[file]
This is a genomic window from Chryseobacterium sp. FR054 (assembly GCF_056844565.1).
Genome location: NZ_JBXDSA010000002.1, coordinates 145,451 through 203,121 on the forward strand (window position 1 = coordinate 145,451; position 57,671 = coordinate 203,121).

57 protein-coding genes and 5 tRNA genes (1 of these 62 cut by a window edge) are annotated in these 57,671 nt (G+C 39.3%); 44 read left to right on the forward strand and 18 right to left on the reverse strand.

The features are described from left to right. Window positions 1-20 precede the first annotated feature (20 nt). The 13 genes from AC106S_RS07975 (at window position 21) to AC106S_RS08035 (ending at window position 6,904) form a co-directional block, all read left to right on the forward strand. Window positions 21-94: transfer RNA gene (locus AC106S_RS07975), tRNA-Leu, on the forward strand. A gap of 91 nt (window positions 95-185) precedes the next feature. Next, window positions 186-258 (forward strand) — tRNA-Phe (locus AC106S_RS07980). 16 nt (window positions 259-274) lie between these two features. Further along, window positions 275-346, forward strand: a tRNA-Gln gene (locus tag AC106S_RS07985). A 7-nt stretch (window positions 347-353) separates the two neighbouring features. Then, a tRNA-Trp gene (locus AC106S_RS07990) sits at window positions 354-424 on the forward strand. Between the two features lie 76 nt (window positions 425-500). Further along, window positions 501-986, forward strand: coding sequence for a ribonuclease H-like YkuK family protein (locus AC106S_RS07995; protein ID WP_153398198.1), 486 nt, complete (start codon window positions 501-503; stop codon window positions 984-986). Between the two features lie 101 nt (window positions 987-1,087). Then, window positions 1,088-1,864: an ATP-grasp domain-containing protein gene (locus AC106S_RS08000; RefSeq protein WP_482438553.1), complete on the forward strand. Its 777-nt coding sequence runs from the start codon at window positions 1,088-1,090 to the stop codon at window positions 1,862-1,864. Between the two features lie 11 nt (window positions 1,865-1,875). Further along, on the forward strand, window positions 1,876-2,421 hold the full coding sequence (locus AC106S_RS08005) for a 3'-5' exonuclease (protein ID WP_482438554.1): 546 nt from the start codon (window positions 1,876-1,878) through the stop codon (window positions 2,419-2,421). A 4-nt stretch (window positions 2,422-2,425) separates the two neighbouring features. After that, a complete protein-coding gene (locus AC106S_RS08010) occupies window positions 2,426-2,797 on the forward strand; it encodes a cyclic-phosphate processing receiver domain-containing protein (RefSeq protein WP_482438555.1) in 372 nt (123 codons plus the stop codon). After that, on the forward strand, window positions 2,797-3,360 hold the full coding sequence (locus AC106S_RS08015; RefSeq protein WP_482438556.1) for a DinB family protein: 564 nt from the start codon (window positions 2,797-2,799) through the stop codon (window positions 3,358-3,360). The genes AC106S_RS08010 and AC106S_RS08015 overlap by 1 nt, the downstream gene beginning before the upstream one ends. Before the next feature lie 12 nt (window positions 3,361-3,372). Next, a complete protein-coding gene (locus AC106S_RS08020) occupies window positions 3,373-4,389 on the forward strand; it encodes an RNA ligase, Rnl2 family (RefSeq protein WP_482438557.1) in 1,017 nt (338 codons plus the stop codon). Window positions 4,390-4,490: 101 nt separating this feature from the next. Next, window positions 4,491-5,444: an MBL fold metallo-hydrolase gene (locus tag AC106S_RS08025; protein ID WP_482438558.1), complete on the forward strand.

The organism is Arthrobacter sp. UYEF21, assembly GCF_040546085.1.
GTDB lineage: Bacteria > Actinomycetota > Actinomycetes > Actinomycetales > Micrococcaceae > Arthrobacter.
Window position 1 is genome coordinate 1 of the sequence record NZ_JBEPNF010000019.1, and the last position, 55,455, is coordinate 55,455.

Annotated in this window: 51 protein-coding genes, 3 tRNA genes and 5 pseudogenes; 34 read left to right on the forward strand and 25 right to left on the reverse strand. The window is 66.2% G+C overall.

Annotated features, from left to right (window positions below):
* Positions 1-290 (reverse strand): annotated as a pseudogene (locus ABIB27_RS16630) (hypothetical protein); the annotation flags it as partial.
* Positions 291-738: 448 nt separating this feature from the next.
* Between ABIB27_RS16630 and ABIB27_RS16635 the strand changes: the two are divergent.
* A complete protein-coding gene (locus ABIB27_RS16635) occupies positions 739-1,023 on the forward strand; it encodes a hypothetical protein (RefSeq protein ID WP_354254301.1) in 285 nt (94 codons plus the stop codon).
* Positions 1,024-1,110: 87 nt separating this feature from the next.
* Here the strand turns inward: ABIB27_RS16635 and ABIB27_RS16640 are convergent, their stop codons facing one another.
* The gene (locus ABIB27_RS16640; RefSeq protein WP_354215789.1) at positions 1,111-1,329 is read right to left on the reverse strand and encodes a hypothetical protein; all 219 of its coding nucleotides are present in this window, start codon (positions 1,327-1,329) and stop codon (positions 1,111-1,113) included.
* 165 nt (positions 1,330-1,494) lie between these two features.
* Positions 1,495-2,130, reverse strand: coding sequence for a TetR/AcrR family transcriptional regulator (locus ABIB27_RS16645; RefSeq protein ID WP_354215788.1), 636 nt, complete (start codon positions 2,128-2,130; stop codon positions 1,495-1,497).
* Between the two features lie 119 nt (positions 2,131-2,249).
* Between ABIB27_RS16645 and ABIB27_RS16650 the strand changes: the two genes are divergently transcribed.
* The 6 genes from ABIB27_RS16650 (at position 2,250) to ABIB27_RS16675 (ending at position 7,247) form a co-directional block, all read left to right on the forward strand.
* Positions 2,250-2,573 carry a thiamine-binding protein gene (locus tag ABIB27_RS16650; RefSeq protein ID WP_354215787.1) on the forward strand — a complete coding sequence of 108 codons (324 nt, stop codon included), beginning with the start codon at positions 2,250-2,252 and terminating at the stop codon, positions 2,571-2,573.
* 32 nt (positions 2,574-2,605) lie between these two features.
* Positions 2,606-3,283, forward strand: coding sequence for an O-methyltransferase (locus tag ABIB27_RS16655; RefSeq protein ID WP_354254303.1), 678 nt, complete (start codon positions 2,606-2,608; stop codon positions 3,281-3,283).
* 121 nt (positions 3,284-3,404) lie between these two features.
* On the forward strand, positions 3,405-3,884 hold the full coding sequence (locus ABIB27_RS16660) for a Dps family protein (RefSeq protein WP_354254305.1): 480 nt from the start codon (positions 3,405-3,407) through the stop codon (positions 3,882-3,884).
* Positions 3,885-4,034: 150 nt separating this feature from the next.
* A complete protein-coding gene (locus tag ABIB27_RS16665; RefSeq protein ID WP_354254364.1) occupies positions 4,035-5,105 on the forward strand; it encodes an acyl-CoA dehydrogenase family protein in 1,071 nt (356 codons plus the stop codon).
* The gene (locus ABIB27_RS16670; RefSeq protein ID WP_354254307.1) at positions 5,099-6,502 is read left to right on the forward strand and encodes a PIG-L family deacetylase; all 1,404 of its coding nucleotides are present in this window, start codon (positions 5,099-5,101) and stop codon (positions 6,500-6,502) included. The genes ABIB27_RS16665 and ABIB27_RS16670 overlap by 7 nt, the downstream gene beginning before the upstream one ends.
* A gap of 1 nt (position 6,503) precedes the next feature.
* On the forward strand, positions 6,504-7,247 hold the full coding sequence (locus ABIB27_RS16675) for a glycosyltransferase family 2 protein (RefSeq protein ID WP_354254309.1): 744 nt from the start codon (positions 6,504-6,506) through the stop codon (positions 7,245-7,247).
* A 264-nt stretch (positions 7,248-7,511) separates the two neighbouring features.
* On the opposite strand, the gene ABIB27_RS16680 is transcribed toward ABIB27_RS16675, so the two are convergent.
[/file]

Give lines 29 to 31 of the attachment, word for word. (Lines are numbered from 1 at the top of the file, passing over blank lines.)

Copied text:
* The gene (locus ABIB27_RS16670; RefSeq protein ID WP_354254307.1) at positions 5,099-6,502 is read left to right on the forward strand and encodes a PIG-L family deacetylase; all 1,404 of its coding nucleotides are present in this window, start codon (positions 5,099-5,101) and stop codon (positions 6,500-6,502) included. The genes ABIB27_RS16665 and ABIB27_RS16670 overlap by 7 nt, the downstream gene beginning before the upstream one ends.
* A gap of 1 nt (position 6,503) precedes the next feature.
* On the forward strand, positions 6,504-7,247 hold the full coding sequence (locus ABIB27_RS16675) for a glycosyltransferase family 2 protein (RefSeq protein ID WP_354254309.1): 744 nt from the start codon (positions 6,504-6,506) through the stop codon (positions 7,245-7,247).